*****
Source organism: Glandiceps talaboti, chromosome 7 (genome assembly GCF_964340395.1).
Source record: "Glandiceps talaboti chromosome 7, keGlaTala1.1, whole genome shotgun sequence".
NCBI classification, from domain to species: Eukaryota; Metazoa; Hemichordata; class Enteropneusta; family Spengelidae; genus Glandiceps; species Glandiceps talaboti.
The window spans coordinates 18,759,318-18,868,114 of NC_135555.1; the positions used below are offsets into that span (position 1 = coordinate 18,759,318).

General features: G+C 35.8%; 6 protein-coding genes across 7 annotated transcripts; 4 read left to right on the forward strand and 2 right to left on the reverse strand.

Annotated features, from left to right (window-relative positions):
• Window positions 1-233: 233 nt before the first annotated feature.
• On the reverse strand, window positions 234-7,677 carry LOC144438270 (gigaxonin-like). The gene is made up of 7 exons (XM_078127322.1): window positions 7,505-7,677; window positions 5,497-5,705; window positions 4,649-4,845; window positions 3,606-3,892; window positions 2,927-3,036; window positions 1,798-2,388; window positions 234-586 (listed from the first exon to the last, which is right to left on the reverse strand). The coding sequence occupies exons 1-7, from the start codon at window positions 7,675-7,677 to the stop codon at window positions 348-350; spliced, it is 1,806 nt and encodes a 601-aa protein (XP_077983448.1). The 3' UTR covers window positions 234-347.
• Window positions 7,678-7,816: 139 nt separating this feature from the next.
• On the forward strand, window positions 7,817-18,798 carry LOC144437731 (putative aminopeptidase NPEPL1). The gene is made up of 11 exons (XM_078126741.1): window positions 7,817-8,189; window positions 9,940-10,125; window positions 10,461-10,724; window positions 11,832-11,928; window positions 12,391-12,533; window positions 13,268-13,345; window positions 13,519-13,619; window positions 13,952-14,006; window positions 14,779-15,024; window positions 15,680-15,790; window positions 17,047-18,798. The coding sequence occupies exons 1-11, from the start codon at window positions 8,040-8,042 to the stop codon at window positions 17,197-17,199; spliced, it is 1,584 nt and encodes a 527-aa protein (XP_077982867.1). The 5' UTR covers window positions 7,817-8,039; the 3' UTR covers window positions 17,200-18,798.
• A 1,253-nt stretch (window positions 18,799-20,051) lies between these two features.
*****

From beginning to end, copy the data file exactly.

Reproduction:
Source organism: Glandiceps talaboti, chromosome 7 (genome assembly GCF_964340395.1).
Source record: "Glandiceps talaboti chromosome 7, keGlaTala1.1, whole genome shotgun sequence".
NCBI classification, from domain to species: Eukaryota; Metazoa; Hemichordata; class Enteropneusta; family Spengelidae; genus Glandiceps; species Glandiceps talaboti.
The window spans coordinates 18,759,318-18,868,114 of NC_135555.1; the positions used below are offsets into that span (position 1 = coordinate 18,759,318).

General features: G+C 35.8%; 6 protein-coding genes across 7 annotated transcripts; 4 read left to right on the forward strand and 2 right to left on the reverse strand.

Annotated features, from left to right (window-relative positions):
• Window positions 1-233: 233 nt before the first annotated feature.
• On the reverse strand, window positions 234-7,677 carry LOC144438270 (gigaxonin-like). The gene is made up of 7 exons (XM_078127322.1): window positions 7,505-7,677; window positions 5,497-5,705; window positions 4,649-4,845; window positions 3,606-3,892; window positions 2,927-3,036; window positions 1,798-2,388; window positions 234-586 (listed from the first exon to the last, which is right to left on the reverse strand). The coding sequence occupies exons 1-7, from the start codon at window positions 7,675-7,677 to the stop codon at window positions 348-350; spliced, it is 1,806 nt and encodes a 601-aa protein (XP_077983448.1). The 3' UTR covers window positions 234-347.
• Window positions 7,678-7,816: 139 nt separating this feature from the next.
• On the forward strand, window positions 7,817-18,798 carry LOC144437731 (putative aminopeptidase NPEPL1). The gene is made up of 11 exons (XM_078126741.1): window positions 7,817-8,189; window positions 9,940-10,125; window positions 10,461-10,724; window positions 11,832-11,928; window positions 12,391-12,533; window positions 13,268-13,345; window positions 13,519-13,619; window positions 13,952-14,006; window positions 14,779-15,024; window positions 15,680-15,790; window positions 17,047-18,798. The coding sequence occupies exons 1-11, from the start codon at window positions 8,040-8,042 to the stop codon at window positions 17,197-17,199; spliced, it is 1,584 nt and encodes a 527-aa protein (XP_077982867.1). The 5' UTR covers window positions 7,817-8,039; the 3' UTR covers window positions 17,200-18,798.
• A 1,253-nt stretch (window positions 18,799-20,051) lies between these two features.